What a mess! You recently hired an employee from a direct competitor who brought along some documents showing research and development efforts by that competitor related to a new product your company is also developing. A court may even have already entered an injunction prohibiting your company from using any of that information. Cleaning up a mess created by improper access to competitive information is hard work and potentially quite expensive. The Uniform Trade Secret Act (UTSA) defines “misappropriation” of trade secrets as the use or disclosure of another person’s secret information by someone who knew or should have known that the information was meant to be held in confidence. While you do not plan to use any of that new employee’s information, how do you prove the negative that you did not do so?

In those circumstances, consider using a “clean room” approach when developing a new product or software in the same space as the improperly obtained information. By using a “clean room,” you will produce powerful evidence that you independently developed or “reverse engineered” the product or program. Proof of independent development mitigates the “taint” of prior unlawful access to a competitor’s trade secrets by demonstrating that there was no “use” of the competitor’s information.  Moore v. Kulicke & Soffa Ind., 318 F.3d 561, 567 (3d Cir. 2003)(“If there is proof that a defendant independently developed a technique that resembles the trade secret, then the defendant did not “use” the trade secret.). The end goal is to negate the element of “access,” which is required to prove a claim for misappropriation.

One way to implement a clean room environment for new product or software development is to create separate teams for specification and design. None of the team members should have had access to any of the “tainted” documents or information and they should be “walled off” from any “tainted” employees. The specification team is responsible for identifying the general parameters for the potential new product or software, and creating a list of specifications for developing it. The design team is then figuratively isolated in the clean room and should only get access to the specifications and information approved by the specification team. The design team is solely responsible for actually executing the design or architecture and creates and tests the new product or code. As an alternative, both of those functions can be performed by outside vendors, but careful vetting is required to be sure the vendors are “clean” from any prior access to the competitor’s trade secret information as well.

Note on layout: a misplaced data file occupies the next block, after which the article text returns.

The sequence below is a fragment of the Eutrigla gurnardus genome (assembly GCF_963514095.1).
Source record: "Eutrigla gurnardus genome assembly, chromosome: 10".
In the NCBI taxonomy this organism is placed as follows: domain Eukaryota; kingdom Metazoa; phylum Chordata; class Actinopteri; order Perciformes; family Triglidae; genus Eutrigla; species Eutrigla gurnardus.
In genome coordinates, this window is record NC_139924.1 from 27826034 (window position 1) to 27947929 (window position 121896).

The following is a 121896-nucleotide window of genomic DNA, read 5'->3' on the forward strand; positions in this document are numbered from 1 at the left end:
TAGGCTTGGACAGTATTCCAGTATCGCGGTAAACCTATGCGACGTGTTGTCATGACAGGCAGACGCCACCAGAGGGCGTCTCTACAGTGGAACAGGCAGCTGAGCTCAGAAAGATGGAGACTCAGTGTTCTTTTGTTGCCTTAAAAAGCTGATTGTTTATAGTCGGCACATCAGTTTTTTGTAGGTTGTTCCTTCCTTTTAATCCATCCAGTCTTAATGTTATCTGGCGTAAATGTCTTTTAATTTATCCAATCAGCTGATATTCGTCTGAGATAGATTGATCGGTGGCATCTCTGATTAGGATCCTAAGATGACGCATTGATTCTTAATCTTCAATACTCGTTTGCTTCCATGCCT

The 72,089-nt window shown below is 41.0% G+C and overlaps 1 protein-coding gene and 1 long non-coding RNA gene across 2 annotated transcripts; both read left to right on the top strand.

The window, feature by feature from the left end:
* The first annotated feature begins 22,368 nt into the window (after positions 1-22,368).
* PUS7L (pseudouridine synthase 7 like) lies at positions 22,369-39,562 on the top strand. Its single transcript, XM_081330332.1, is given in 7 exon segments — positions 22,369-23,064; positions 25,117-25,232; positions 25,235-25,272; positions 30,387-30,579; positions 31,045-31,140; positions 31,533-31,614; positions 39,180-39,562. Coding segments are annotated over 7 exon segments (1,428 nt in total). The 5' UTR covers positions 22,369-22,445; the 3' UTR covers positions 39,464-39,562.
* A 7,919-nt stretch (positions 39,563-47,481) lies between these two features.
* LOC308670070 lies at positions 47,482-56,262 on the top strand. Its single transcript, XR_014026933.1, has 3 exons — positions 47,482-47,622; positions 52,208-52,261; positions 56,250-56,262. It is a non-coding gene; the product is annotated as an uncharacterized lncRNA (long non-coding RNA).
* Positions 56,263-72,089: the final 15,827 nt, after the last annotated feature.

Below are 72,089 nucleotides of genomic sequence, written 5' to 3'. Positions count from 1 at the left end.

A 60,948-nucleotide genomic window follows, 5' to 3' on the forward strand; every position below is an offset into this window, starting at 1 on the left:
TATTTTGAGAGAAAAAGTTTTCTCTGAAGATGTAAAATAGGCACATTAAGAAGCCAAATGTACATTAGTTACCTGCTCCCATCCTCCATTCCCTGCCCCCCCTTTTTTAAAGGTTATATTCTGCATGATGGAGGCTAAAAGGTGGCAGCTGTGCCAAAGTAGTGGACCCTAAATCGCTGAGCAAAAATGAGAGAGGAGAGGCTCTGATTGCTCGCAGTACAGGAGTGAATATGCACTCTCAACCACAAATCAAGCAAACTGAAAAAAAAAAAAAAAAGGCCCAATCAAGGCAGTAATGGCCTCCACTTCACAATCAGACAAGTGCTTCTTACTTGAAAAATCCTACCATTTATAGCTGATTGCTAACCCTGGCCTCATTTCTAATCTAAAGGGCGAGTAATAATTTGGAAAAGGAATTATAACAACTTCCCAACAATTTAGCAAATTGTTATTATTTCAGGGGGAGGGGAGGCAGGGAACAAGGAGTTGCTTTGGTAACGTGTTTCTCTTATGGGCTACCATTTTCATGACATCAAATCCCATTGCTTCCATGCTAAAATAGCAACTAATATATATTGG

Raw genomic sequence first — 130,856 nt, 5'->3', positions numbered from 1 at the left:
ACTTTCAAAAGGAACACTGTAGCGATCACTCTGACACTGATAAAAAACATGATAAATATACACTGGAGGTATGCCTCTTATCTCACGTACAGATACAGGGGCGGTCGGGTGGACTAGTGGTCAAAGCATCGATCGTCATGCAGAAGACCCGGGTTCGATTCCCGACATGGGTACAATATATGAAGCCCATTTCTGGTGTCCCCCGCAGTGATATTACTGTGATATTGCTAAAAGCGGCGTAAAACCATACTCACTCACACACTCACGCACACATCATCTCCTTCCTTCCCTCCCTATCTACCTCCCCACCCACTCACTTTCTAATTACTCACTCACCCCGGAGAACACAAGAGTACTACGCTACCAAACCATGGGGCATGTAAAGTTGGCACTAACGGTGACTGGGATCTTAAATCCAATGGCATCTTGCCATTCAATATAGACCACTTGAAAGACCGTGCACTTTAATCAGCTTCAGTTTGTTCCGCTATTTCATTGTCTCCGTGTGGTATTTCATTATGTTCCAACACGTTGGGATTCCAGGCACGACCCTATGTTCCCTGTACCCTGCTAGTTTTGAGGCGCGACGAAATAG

The key is to closely document the communications into and out of the clean room as well as between the specification and design teams and to meticulously document the work of those teams to prove the design team did not have access to the “tainted” confidential information while developing the new product or software. Consider engaging a third party with impeccable credentials to monitor and audit the work of both teams or the vendors and all communications between the teams or vendors. For example, in a case involving military contractors, we engaged a retired four star general to act as the auditor. The auditor should attend all key specification or design team meetings, spot check the development efforts and interview key personnel as appropriate. The auditor can also help assemble and secure a collection of key documents showing independent development. And the auditor should be hired with the thought in mind that she will likely need to testify at some point in the future about the work by each team and the “cleanliness” of that work.

The costs of trade secret misappropriation are high. In recent years, juries have awarded victims of trade secret theft millions of dollars in damages after the defendant failed to demonstrate it had independently developed a product or an idea.  See Epic Systems Corp. v. Tata Consultancy Services, Ltd., 2017 WL 4357998 (W.D. Wis. 2017) ($140 million in compensatory damages and $280 in punitive damages awarded); RRK Holding Co. v. Sears, Roebuck and Co., 563 F. Supp.2d 832 (N.D. Ill. May 27, 2008) ($21 million awarded). When a mess is dumped at your door, it is imperative you follow proper protocols and “Document, Document and Document” independent development to avoid these types of results.